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April 23, 2013 3:35 pm
The injunction issued by the New York Southern district court focuses on the attempt by Mehmet Karamehmet, chairman and chief executive of the Çukurova holding group, to wrest back the Turkcell controlling stake from Alfa, the conglomerate headed by Mikhail Fridman, the Russian billionaire.
Before issuing the order at the petition of TeliaSonera, the Nordic telecommunications group, temporarily freezing Çukurova assets ahead of a final decision later in the year, JuMdge Denise Cote said she was unswayed by the consideration “that any injunction I issue may very well make it impossible for the redemption transaction to proceed”.
Her so far unreported decision last week came as the six-year struggle over Turkcell between Mr Karamehmet and Mr Fridman, involving courts in multiple jurisdictions, nears its end.
In a ruling at the heart of the case, the UK Privy Council decided in January that Çukurova should be given the opportunity to regain control of Turkcell – as long as it repaid a $1.4bn loan to Alfa for which the stake served as collateral.
The British court has yet to decide on the applicable terms and interest, with Çukurova arguing that it should repay $1.5bn within 90 days of a final decision on the case and Alfa asking for more than $3bn within 30 days.
Mr Karamehmet has said he and Çukurova lack the resources themselves to pay the debt to Alfa, making necessary an approach to “major banks” for financing, with the contested shares again acting as collateral, together with other assets.
But even as Çukurova seeks to put together a syndicate to raise the funds, its ability to do so has been thrown into doubt by the temporary injunction issued in New York.
That order forbids Mr Karamehmet, the company itself and “any financial institutions” from selling, transferring or pledging the group’s assets because of a separate, outstanding claim against Çukurova for about $1bn.
The court specified that the injunction applied to “any funds that Çukurova receives in connection with its efforts to raise financing” to regain the Turkcell controlling stake, as well as to the redemption itself.
While the move to freeze Çukurova’s assets may have limited direct impact, given that the group is not based in the US, all sides in the case agreed that it could have a chilling effect on its attempt to regain control of Turkcell.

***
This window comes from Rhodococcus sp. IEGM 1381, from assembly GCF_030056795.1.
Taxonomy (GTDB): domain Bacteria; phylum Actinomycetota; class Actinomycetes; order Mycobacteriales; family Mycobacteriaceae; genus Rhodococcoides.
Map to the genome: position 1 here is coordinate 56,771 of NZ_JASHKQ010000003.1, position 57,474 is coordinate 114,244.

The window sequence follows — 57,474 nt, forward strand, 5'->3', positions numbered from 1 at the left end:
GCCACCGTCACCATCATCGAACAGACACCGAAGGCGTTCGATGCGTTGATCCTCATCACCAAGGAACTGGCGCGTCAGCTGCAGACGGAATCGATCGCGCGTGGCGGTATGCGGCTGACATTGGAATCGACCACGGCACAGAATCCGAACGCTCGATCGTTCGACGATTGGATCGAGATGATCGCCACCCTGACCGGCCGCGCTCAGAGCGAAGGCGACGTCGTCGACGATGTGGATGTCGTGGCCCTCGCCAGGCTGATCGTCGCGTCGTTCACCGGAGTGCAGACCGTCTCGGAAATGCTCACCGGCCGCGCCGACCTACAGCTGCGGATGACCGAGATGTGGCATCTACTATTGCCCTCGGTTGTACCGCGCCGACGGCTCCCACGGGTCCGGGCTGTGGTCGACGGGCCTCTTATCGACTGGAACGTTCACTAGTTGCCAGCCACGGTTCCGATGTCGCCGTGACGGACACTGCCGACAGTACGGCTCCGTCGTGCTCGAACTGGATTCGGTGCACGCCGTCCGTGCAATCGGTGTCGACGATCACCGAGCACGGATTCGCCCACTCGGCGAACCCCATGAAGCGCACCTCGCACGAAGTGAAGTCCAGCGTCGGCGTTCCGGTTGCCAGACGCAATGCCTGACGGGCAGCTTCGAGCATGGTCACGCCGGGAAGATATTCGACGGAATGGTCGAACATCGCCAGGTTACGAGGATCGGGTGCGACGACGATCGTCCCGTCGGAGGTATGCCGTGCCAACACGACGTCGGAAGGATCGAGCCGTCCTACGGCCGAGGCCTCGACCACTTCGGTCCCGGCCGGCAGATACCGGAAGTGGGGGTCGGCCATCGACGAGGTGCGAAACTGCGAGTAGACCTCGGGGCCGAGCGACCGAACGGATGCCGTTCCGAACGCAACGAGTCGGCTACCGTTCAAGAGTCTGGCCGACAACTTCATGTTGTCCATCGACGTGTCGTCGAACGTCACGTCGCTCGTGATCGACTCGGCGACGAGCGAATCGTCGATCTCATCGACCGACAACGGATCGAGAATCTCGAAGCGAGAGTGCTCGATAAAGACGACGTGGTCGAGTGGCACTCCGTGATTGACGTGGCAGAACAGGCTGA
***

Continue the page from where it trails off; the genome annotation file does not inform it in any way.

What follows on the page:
“This order and most any version thereof . . . will kill the redemption. It won’t happen,” David Lindsey, a lawyer for Çukurova, told the court before the injunction was granted.
He added that the relevant banks would “see this [order] and they will simply not finance this scheme. And if it’s not financed by the banks, it won’t go forward. That opportunity will be lost, very soon, leaving the shares with Alfa.”
The claim at the centre of the US injunction concerns TeliaSonera, which was awarded $932m plus interest against Çukurova by a Geneva tribunal in 2011 and which is pursuing Mr Karamehmet’s group in various jurisdictions, including the US, for the as yet unpaid funds.
TeliaSonera, itself a shareholder in Turkcell, is co-operating with Alfa against Çukurova in what Mr Karamehmet depicts as an attempt to prevent Çukurova from regaining control of Turkcell despite the Privy Council ruling that it should have the opportunity to do so.
Judge Cote also increased contempt of court fines on Çukurova to $100,000 a weekday and called for a hearing in June on whether to order the group to permanently turn over assets to Sonera.
Çukurova has said it has no business or assets in the US, questioning the original Geneva ruling, which it says is about to be reviewed, as well as its applicability internationally.
Turkcell, Çukurova and Alfa declined to comment, while TeliaSonera hailed the injunction as a “step in the right direction”.
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